John Doerr introduced OKRs (Objectives and Key Results) to Google back in 1999. In a ninety-minute presentation, he explained OKRs as:
“A management methodology that helps to ensure that the company focuses efforts on the same important issues throughout the organization.”
Companies everywhere are seeking ways to improve the execution of their strategic objectives. The protocols vary from MBOs and KPIs, to BSC, to “waterfalls”, to OKRs and CFRs. The one thing each methodology has in common is the need for the right culture!
Can you imagine continuing a corporate practice that devoted eighty thousand manager hours to an antiquated process that accomplished nothing more than to alienate employees and contribute to attrition?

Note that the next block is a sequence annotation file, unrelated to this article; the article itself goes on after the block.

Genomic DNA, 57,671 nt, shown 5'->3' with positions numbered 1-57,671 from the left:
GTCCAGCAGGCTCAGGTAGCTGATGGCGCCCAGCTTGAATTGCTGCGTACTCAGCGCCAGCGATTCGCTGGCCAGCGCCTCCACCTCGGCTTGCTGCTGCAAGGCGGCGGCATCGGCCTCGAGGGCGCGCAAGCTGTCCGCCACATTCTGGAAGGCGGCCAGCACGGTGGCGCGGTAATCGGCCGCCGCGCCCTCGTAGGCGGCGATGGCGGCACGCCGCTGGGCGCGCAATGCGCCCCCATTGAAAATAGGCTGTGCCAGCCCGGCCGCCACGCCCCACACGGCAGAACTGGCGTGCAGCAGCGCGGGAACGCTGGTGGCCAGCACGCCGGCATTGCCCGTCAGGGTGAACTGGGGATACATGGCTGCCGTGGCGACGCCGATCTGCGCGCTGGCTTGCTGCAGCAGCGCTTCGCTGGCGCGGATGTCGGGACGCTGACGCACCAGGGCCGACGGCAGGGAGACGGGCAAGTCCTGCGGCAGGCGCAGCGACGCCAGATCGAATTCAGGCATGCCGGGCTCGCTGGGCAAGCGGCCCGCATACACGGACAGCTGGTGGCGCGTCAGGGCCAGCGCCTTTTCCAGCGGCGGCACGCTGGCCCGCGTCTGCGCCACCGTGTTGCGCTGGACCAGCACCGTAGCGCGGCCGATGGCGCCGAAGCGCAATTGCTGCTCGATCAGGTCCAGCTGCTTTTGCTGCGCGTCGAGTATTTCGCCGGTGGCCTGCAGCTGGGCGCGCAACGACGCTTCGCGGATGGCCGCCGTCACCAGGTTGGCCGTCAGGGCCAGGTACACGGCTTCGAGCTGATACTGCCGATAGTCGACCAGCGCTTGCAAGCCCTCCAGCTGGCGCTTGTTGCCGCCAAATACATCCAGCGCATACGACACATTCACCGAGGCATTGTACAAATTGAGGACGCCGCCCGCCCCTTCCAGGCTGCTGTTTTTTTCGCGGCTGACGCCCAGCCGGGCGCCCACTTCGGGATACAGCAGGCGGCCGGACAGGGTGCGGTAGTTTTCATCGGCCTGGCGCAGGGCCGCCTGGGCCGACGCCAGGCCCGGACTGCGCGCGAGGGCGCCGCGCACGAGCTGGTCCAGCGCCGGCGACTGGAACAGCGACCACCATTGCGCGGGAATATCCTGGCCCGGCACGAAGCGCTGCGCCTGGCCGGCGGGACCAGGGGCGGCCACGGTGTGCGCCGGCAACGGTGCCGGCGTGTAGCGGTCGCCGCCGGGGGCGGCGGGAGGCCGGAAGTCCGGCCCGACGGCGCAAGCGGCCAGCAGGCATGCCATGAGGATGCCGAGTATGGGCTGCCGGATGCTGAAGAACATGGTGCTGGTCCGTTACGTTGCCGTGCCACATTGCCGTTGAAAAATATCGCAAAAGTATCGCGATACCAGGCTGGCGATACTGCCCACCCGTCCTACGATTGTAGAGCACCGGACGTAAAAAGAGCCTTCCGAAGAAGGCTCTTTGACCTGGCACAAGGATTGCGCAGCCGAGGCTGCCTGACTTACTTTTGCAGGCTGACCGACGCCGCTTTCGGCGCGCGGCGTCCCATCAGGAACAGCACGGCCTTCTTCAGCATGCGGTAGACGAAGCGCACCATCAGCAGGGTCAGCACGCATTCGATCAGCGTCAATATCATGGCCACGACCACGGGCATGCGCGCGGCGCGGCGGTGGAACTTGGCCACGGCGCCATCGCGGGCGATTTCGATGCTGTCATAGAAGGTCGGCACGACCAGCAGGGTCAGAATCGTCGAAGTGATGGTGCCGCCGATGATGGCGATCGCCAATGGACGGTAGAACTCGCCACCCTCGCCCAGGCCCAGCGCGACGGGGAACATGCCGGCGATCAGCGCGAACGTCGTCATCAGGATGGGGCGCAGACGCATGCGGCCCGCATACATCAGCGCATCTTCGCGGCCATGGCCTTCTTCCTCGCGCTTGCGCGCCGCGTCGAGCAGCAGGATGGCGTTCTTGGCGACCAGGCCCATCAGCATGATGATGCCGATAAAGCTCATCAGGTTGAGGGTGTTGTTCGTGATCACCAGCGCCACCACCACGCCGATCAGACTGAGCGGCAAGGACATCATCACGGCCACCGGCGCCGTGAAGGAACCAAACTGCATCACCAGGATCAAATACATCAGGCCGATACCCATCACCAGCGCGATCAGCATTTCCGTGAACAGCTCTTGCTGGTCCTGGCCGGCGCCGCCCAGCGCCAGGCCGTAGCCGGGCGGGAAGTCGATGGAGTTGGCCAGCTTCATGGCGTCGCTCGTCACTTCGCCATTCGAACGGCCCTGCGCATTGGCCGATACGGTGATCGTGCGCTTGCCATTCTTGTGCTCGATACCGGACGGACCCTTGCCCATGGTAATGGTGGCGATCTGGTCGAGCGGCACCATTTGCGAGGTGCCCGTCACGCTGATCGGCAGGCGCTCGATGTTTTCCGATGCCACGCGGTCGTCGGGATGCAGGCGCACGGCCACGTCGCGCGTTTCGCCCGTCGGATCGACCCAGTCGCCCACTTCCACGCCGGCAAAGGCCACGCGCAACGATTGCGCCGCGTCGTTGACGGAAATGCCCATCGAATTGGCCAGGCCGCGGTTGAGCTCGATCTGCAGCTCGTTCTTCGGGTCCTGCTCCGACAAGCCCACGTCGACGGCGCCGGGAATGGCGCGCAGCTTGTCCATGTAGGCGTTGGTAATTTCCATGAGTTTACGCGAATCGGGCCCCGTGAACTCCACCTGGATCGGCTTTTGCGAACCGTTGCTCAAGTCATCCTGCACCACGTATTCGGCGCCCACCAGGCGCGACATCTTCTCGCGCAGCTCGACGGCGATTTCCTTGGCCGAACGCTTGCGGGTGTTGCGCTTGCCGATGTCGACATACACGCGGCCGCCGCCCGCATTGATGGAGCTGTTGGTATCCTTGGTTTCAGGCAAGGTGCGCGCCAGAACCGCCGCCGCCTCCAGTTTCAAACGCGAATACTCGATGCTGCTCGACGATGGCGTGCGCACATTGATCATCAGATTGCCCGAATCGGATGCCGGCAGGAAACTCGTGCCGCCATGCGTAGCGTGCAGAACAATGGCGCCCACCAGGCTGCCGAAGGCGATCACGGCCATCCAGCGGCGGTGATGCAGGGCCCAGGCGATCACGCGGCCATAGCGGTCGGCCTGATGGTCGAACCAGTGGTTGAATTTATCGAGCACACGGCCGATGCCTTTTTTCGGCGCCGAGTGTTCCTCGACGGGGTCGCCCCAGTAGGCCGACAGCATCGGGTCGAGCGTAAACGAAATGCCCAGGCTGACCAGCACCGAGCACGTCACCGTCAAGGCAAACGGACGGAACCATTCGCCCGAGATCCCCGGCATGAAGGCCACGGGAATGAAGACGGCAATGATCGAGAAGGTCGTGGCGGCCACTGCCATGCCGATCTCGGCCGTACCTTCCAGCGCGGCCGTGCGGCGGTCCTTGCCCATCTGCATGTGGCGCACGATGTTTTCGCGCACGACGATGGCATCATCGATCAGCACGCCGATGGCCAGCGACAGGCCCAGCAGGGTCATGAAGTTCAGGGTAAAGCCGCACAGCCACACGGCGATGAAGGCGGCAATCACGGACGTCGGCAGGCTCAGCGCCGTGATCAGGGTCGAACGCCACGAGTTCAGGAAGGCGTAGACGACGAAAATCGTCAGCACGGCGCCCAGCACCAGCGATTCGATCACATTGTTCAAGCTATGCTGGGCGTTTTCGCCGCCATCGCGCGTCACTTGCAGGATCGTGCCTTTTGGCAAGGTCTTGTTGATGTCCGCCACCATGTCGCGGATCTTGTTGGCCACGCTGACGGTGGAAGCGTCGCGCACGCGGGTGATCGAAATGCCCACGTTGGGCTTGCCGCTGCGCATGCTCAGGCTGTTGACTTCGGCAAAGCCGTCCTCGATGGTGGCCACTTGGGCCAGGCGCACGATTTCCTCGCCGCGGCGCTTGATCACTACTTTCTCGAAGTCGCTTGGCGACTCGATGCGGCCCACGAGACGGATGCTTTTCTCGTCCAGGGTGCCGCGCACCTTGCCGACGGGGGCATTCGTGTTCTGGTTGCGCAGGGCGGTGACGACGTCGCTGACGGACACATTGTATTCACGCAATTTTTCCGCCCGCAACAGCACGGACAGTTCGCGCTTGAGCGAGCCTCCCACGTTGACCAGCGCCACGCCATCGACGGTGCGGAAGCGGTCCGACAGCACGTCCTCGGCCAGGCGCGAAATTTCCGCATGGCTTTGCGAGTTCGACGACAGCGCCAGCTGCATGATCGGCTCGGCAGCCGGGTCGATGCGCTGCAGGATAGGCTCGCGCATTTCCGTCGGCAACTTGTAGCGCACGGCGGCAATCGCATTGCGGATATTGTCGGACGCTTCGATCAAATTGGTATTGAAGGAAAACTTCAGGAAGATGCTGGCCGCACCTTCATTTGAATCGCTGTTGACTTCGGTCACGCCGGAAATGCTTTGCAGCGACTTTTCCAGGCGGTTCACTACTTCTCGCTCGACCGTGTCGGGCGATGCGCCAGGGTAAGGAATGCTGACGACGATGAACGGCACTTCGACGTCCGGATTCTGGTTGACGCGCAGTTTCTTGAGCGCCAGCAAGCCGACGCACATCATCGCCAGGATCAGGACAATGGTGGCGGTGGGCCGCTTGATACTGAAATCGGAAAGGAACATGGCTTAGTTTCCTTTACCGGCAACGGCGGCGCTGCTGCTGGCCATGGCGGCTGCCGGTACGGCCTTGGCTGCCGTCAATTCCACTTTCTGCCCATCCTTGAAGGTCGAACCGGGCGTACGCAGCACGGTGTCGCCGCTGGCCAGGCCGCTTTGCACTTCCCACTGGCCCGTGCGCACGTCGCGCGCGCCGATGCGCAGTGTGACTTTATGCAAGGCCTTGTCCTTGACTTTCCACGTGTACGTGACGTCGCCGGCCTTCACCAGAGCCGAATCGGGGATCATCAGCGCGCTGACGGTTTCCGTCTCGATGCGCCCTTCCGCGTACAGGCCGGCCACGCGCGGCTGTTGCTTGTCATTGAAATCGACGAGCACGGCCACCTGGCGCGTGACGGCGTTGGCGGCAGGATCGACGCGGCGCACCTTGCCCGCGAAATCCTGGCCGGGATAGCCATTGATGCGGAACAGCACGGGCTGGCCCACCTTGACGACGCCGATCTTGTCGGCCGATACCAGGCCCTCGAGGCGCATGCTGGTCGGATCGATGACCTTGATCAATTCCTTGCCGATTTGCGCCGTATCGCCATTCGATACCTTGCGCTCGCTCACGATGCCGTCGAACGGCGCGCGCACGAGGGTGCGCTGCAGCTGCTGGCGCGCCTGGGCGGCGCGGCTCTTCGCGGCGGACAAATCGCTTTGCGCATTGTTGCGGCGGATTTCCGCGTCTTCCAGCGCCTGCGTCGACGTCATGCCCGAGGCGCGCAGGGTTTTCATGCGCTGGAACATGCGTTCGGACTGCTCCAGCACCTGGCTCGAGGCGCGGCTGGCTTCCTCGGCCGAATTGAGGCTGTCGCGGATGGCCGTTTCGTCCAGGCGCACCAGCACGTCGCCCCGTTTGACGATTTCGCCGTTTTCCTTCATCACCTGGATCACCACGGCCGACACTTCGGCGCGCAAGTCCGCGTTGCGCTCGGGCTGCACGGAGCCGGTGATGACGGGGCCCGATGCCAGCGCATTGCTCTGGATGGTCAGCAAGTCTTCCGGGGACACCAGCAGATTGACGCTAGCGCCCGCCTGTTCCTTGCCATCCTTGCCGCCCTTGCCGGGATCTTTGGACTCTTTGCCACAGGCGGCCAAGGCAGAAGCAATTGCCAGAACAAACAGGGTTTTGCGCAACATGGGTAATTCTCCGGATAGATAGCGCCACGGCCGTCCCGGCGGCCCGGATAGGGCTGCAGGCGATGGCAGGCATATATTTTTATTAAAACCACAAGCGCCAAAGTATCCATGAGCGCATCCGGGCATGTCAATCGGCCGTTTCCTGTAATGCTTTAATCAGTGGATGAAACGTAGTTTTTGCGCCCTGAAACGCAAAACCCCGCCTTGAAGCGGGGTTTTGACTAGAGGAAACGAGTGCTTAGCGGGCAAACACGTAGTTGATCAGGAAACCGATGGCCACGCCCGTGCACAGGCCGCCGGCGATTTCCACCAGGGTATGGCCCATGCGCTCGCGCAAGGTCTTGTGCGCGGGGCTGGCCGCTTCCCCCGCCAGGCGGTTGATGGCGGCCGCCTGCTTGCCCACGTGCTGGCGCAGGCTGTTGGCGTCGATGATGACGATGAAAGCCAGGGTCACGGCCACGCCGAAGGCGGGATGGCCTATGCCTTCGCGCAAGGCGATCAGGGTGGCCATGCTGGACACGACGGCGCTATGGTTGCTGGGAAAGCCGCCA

In his New York Times best-seller “Measure What Matters”, John Doerr defines OKRs as a powerful goal-setting methodology that helps to ensure that the company focuses on the same important issues throughout the organization
OKRs (Objectives and Key Results) compel senior management to identify those imperatives which will drive superior performance in their company. By the nature of their quarterly cadence of Objective setting, they force management to prioritize.